Callie Mortimer knows a thing or two about the value of natural resources.
She was born and grew up in South Africa, where she experienced droughts and times when the lights would go off because the energy grid had reached capacity.
As an adult, she spent time working in the oil and gas company. And now, she’s transitioned to the drone industry, where she’s working to make drones more environmentally friendly by way of hydrogen fuel cells.
Mortimer works as Director of Business Development at FlightWave Aerospace Systems, which builds an enterprise-grade drone powered by hydrogen fuel cells. Prior to that, she worked as an account manager at Intelligent Energy, which provides the power pack that allows the FlightWave’s Jupiter drone to fly.
Drone Girl: Why hydrogen fuel cells? What are the benefits for drones?
Callie Mortimer: There’s a multitude of benefits. Hydrogen, we believe, is the fuel of the future. As a company, we’re keen on being an ambassador of this type of fuel.
It’s a green, clean energy. There’s that factor, which is great. A lot of the applications where we excel are off grid and are out in forestry, away from any grid to be able to charge batteries. It enables people to be away from power and still complete their missions.
DG: What made you want to join FlightWave?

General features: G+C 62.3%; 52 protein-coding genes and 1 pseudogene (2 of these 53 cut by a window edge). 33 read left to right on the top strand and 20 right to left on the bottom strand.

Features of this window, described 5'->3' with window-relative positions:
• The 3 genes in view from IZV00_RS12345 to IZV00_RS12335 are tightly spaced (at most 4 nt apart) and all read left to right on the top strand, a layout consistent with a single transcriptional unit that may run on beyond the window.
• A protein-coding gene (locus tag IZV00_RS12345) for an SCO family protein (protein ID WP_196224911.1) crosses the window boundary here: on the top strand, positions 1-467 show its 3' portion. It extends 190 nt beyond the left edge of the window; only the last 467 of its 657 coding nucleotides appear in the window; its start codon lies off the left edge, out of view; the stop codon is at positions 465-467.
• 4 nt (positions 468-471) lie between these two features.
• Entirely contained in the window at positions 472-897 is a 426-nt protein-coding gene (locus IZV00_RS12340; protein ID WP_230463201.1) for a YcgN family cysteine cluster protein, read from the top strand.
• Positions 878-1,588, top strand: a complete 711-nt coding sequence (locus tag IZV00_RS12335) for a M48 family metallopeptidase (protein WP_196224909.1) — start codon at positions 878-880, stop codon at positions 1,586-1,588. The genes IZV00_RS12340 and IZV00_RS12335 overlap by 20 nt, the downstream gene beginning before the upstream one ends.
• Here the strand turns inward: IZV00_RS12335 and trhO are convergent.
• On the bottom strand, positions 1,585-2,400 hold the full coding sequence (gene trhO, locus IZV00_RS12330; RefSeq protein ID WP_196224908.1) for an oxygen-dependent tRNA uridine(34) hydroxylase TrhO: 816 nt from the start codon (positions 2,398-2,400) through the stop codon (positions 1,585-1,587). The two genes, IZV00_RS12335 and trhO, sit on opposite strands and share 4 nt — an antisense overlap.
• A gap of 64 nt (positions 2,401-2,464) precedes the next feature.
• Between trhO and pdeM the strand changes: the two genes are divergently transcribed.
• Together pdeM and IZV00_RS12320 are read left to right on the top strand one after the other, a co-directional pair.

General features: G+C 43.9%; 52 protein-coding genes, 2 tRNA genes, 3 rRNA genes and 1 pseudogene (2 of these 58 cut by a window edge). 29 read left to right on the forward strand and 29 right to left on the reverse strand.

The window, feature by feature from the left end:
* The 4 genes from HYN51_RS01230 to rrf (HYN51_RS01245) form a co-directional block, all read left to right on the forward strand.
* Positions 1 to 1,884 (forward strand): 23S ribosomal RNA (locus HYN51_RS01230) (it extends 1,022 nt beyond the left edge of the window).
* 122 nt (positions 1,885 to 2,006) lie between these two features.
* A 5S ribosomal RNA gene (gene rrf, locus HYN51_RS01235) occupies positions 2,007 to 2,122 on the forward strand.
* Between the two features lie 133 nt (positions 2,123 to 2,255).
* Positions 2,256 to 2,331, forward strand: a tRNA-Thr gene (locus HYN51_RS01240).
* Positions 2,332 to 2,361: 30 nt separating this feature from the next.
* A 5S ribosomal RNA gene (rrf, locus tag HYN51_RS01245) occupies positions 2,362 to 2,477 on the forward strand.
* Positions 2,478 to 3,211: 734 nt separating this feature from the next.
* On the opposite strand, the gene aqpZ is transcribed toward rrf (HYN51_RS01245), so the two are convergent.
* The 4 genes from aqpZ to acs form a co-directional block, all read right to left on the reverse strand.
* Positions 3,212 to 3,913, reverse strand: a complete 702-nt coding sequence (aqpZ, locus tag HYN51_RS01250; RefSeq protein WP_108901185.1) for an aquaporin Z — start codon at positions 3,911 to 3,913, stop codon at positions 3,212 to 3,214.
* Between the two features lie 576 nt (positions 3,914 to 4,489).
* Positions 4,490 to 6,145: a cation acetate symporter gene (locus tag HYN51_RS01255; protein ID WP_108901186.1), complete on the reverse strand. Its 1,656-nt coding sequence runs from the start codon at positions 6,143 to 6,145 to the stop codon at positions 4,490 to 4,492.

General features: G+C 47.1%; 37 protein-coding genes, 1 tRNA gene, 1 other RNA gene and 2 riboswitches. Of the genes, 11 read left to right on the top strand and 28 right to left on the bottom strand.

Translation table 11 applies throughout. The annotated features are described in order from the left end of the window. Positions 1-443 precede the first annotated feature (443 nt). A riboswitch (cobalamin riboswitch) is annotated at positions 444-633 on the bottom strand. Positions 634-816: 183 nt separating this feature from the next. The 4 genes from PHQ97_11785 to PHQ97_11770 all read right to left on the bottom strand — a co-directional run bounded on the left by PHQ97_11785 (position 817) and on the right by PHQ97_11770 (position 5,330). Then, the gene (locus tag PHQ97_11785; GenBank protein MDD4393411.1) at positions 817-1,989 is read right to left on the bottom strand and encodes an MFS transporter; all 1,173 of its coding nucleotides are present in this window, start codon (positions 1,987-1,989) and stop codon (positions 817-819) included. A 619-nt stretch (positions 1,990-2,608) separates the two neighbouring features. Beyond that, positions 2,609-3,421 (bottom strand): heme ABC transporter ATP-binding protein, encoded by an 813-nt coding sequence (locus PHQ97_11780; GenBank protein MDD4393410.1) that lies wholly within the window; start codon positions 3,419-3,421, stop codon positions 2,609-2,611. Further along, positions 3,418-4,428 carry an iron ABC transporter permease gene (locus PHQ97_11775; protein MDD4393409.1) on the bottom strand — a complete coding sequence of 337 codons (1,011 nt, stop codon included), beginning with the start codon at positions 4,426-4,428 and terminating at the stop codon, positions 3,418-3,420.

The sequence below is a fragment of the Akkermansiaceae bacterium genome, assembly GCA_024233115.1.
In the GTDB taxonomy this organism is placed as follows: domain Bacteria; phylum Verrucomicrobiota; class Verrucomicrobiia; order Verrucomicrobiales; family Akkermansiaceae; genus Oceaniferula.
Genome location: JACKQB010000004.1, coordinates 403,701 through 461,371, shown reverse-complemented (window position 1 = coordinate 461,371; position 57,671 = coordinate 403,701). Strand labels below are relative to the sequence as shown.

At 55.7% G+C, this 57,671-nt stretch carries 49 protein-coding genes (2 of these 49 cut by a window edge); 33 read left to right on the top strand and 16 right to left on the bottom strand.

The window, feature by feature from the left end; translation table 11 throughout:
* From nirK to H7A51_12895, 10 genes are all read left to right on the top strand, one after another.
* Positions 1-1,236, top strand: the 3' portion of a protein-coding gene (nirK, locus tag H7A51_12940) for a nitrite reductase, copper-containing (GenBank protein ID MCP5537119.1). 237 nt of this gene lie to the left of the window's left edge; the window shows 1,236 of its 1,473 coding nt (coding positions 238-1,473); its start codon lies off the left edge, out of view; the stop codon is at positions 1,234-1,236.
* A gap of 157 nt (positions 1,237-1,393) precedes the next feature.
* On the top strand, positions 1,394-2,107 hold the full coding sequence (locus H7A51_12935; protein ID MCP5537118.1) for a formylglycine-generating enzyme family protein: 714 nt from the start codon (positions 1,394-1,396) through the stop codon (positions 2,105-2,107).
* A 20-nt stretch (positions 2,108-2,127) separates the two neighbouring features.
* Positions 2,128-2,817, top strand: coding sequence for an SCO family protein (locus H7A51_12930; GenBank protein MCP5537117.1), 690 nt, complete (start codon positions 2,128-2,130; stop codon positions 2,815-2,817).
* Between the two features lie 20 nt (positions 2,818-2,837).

CM: I’ve learned so much about fuel cells and the tech surrounding it, and I wanted to see it being put into practice. FlightWave really recognized the golden egg that fuel cell technology has. It was like, ‘can I jump on board please?’
DG: What is your favorite drone?
CM: I have to say my own drones — one of FlightWave’s! However, I can’t distinguish between the two because that’s like picking from your own children.
DG: What is the most surprising thing about drones since your time working in the industry?
CM: The most surprising thing about drones is it is just limitless. Despite the amount of calls I have with people daily, they always seem to have an application that I never thought would be applicable. But then you realize it makes so much sense. There’s always something new and better that we can do with it.
DG: If you could fly a drone anywhere in the world, where would it be?
CM: I would fly over someplace I couldn’t really ever go — can I say Everest? Is that possible? Or over a volcano — so few people have had that view.
DG: If a drone could deliver you anything right now, what would it be?
CM: A McDonald’s cheeseburger — with a pickle!